5 Reasons Training Must Go Beyond Onboarding

When it comes to training, many manufacturers start off strong. Employers implement a formal onboarding program to immerse new employees in company culture, teaching them the skills and knowledge they need before setting out on their own.

But that’s where training falters. From there, employees are often left to navigate a web of informal learning and development tactics, in the form of job shadowing and tribal knowledge sharing.

In fact, according to Tooling U-SME’s Mission Critical: Workforce 2021 report, three out of four manufacturers (75 percent) say their company doesn’t offer a structured training program on manufacturing skills.

The consequences are varied and disastrous: high turnover, low morale, safety concerns, reduced productivity, and sluggish growth.

In contrast, high-impact learning organizations (HILOs) understand that successful learning programs are continual, moving from day one through all talent management processes. They reap the benefits and tend to significantly outperform their peers in productivity, customer satisfaction, quality and other metrics.

It’s important to remember that training is not just building a worker’s performance level — it’s also ensuring the employee stays at the desired performance level.

Continuous education and performance support need to be part of every learning and development strategy to build company productivity and profitability. If that isn’t incentive enough, take a look at the five reasons training must go beyond onboarding.

Happy Employees Are Productive Employees

A study at the University of Warwick found that happiness led to a nearly 12 percent increase in productivity. How can you cultivate a positive vibe? Start by building a learning culture.

A strong training program assures employees that a company is investing time and money in their development, which boosts morale and productivity. This, in turn, helps improve retention.

In fact, people often cite lack of professional development as a reason for leaving their jobs. A survey by Paychex showed nearly one in three people (29 percent) left their previous job due to lack of skills development.1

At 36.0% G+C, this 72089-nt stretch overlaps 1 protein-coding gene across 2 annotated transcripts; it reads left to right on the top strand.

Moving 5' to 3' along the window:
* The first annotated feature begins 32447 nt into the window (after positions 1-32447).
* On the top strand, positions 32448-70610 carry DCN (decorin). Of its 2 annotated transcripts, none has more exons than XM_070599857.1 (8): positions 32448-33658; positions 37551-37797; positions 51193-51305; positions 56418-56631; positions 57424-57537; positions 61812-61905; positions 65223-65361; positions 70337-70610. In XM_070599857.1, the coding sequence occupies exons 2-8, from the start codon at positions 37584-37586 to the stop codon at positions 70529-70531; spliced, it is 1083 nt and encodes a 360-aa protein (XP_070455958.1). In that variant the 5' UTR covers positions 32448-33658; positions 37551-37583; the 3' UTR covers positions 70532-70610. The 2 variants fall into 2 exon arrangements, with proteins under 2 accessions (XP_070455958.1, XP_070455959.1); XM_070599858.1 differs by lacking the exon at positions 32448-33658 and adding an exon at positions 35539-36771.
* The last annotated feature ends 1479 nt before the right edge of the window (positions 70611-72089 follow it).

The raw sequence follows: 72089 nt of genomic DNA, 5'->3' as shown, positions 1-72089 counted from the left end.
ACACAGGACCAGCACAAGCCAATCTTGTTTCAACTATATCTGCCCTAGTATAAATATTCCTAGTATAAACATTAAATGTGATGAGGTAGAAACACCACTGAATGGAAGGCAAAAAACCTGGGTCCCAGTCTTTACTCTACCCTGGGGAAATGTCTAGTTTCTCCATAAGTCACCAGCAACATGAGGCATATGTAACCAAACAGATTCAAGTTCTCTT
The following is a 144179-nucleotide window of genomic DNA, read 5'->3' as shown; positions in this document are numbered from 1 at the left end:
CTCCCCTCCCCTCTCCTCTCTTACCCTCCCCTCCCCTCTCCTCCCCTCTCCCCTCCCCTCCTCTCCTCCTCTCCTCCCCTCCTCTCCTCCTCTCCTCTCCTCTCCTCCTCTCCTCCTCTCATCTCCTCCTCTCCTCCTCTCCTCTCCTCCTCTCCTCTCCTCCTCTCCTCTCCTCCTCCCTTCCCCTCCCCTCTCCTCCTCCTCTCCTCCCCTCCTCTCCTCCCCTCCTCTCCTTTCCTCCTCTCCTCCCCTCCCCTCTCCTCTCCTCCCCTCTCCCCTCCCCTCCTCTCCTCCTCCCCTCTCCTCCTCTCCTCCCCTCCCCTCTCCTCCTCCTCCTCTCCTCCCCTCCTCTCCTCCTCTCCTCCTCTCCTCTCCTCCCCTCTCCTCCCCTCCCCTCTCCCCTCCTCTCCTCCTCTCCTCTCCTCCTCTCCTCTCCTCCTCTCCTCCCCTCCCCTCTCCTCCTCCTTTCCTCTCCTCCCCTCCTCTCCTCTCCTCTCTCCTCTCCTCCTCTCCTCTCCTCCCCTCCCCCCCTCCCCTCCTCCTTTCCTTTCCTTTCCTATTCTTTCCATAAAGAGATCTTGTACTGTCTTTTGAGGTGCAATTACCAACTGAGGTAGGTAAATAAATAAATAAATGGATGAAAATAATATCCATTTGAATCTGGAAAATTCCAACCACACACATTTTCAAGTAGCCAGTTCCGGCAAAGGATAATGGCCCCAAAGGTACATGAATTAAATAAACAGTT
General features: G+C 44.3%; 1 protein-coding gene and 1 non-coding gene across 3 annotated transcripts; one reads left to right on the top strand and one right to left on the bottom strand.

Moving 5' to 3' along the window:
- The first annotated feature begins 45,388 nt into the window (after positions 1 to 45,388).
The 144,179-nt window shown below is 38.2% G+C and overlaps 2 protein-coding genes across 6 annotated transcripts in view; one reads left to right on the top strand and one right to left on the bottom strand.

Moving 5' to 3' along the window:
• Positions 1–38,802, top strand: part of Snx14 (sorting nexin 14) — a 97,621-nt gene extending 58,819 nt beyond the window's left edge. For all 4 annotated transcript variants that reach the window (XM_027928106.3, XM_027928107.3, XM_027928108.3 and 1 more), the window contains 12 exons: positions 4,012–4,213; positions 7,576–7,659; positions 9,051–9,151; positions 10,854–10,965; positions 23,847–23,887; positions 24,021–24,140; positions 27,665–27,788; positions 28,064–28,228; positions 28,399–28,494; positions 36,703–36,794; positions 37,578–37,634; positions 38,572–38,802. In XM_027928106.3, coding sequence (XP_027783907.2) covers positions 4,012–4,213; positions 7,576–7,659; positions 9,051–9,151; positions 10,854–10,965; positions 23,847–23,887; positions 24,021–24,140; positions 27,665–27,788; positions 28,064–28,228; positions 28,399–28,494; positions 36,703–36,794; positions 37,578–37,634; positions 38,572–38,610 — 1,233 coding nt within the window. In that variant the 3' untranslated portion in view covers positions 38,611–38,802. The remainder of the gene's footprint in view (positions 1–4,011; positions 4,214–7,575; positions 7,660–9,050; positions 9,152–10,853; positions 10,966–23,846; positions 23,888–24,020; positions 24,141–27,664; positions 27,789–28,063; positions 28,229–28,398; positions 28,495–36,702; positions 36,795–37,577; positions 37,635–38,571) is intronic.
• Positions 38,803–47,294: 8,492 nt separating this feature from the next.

Investing in your employees by providing formal programs with defined job roles, clear career pathways, and a competency-based training curriculum can ensure you retain a long-term, productive team.

A direct benefit? In addition to avoiding the financial and cultural costs associated with departing employees, reducing turnover can positively impact customer satisfaction. That means your happy workers can develop happy customers, growing your company in the process.

Competent Employees Are Productive Employees

Without ongoing training, employees suffer a decline in skills. Worker competence and performance diminish over time.

To counter this, a continuous education or performance support initiative must be built into a learning and development strategy. For instance, to validate a worker’s continued ability to meet organizational performance requirements, a requalification strategy may be necessary.

Michael Munday, CEO of Arwood Machine Corp., in Newburyport, Massachusetts, explains it this way: “Someone may claim to have 20 years of experience, but it could be one year repeated 20 times. If there is no training, they haven’t learned anything new.”

Munday should know. After losing a long-time customer because the company was unable to hire enough skilled workers to fill a large order, Munday worked with Tooling U-SME to create a training program that would develop new employees and sharpen the skills of incumbent workers. This was a critical part of the company’s growth plan. Within a short time, the company saw a 10 percent upward trend in productivity. In addition, scrap cost as a percentage of sales was at a lower level, and defects were down. On the other hand, morale was up.

Technology Is Quickly Changing

The pace of technology has never moved faster, and it will continue to accelerate. In fact, it inspired futurist and author Ray Kurzweil to develop a theory called The Law of Accelerating

Returns. As tools improve and become faster, the subsequent generation of tools becomes that much faster and better. Growth becomes exponential.

Manufacturers need to anticipate and plan for this change — and train their employees to embrace it as an opportunity.

In a recent op-ed in The Wall Street Journal, authors Michael Milken and Igor Tulchinsky write about how digital innovation and robots are opening new possibilities for workers across the U.S. economy: “Enlightened manufacturers are minimizing layoffs by preparing assembly-line workers for higher-level duties, while relegating routine tasks to robots and AI programs.”